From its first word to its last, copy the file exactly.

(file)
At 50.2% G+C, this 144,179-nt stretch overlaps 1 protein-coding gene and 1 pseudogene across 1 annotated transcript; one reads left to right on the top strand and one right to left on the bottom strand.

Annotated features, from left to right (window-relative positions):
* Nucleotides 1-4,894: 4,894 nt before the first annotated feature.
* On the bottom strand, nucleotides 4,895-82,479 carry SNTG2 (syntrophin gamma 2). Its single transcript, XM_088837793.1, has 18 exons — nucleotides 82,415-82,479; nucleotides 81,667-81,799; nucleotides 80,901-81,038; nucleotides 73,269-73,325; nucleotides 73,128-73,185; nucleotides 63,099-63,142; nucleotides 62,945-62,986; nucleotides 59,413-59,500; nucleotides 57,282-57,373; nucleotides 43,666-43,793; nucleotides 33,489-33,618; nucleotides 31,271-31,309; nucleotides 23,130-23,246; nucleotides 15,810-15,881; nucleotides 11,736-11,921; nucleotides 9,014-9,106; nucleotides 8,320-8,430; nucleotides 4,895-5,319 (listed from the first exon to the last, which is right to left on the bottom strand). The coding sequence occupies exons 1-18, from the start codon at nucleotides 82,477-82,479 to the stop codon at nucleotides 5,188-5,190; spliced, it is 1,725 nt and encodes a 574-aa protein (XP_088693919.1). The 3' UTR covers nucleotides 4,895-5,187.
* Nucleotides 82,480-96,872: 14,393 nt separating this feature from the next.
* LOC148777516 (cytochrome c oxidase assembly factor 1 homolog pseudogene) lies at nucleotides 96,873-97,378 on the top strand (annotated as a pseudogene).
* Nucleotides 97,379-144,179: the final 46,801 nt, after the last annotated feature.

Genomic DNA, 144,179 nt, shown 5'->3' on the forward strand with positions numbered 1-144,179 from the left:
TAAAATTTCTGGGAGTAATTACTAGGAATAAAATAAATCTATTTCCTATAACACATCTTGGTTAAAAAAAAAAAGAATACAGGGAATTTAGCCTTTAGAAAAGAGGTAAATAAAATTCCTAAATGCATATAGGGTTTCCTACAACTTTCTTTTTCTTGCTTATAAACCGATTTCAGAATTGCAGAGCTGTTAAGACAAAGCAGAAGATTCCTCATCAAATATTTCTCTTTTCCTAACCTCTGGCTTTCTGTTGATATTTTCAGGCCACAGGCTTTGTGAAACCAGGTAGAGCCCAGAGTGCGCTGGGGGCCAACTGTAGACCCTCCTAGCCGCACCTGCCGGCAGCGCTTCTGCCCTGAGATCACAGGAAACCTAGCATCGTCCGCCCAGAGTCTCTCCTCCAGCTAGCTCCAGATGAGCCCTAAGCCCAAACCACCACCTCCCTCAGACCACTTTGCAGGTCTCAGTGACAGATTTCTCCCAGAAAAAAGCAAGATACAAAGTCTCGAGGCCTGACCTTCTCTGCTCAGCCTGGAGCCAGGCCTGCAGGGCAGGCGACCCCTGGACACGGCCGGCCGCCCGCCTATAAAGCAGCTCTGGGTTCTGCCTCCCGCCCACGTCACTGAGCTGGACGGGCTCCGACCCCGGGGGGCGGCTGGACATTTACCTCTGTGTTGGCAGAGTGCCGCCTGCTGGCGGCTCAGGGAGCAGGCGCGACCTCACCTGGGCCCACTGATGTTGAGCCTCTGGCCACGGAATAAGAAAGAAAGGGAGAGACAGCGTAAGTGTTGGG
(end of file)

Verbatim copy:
At 50.2% G+C, this 144,179-nt stretch overlaps 1 protein-coding gene and 1 pseudogene across 1 annotated transcript; one reads left to right on the top strand and one right to left on the bottom strand.

Annotated features, from left to right (window-relative positions):
* Nucleotides 1-4,894: 4,894 nt before the first annotated feature.
* On the bottom strand, nucleotides 4,895-82,479 carry SNTG2 (syntrophin gamma 2). Its single transcript, XM_088837793.1, has 18 exons — nucleotides 82,415-82,479; nucleotides 81,667-81,799; nucleotides 80,901-81,038; nucleotides 73,269-73,325; nucleotides 73,128-73,185; nucleotides 63,099-63,142; nucleotides 62,945-62,986; nucleotides 59,413-59,500; nucleotides 57,282-57,373; nucleotides 43,666-43,793; nucleotides 33,489-33,618; nucleotides 31,271-31,309; nucleotides 23,130-23,246; nucleotides 15,810-15,881; nucleotides 11,736-11,921; nucleotides 9,014-9,106; nucleotides 8,320-8,430; nucleotides 4,895-5,319 (listed from the first exon to the last, which is right to left on the bottom strand). The coding sequence occupies exons 1-18, from the start codon at nucleotides 82,477-82,479 to the stop codon at nucleotides 5,188-5,190; spliced, it is 1,725 nt and encodes a 574-aa protein (XP_088693919.1). The 3' UTR covers nucleotides 4,895-5,187.
* Nucleotides 82,480-96,872: 14,393 nt separating this feature from the next.
* LOC148777516 (cytochrome c oxidase assembly factor 1 homolog pseudogene) lies at nucleotides 96,873-97,378 on the top strand (annotated as a pseudogene).
* Nucleotides 97,379-144,179: the final 46,801 nt, after the last annotated feature.

Genomic DNA, 144,179 nt, shown 5'->3' on the forward strand with positions numbered 1-144,179 from the left:
TAAAATTTCTGGGAGTAATTACTAGGAATAAAATAAATCTATTTCCTATAACACATCTTGGTTAAAAAAAAAAAGAATACAGGGAATTTAGCCTTTAGAAAAGAGGTAAATAAAATTCCTAAATGCATATAGGGTTTCCTACAACTTTCTTTTTCTTGCTTATAAACCGATTTCAGAATTGCAGAGCTGTTAAGACAAAGCAGAAGATTCCTCATCAAATATTTCTCTTTTCCTAACCTCTGGCTTTCTGTTGATATTTTCAGGCCACAGGCTTTGTGAAACCAGGTAGAGCCCAGAGTGCGCTGGGGGCCAACTGTAGACCCTCCTAGCCGCACCTGCCGGCAGCGCTTCTGCCCTGAGATCACAGGAAACCTAGCATCGTCCGCCCAGAGTCTCTCCTCCAGCTAGCTCCAGATGAGCCCTAAGCCCAAACCACCACCTCCCTCAGACCACTTTGCAGGTCTCAGTGACAGATTTCTCCCAGAAAAAAGCAAGATACAAAGTCTCGAGGCCTGACCTTCTCTGCTCAGCCTGGAGCCAGGCCTGCAGGGCAGGCGACCCCTGGACACGGCCGGCCGCCCGCCTATAAAGCAGCTCTGGGTTCTGCCTCCCGCCCACGTCACTGAGCTGGACGGGCTCCGACCCCGGGGGGCGGCTGGACATTTACCTCTGTGTTGGCAGAGTGCCGCCTGCTGGCGGCTCAGGGAGCAGGCGCGACCTCACCTGGGCCCACTGATGTTGAGCCTCTGGCCACGGAATAAGAAAGAAAGGGAGAGACAGCGTAAGTGTTGGG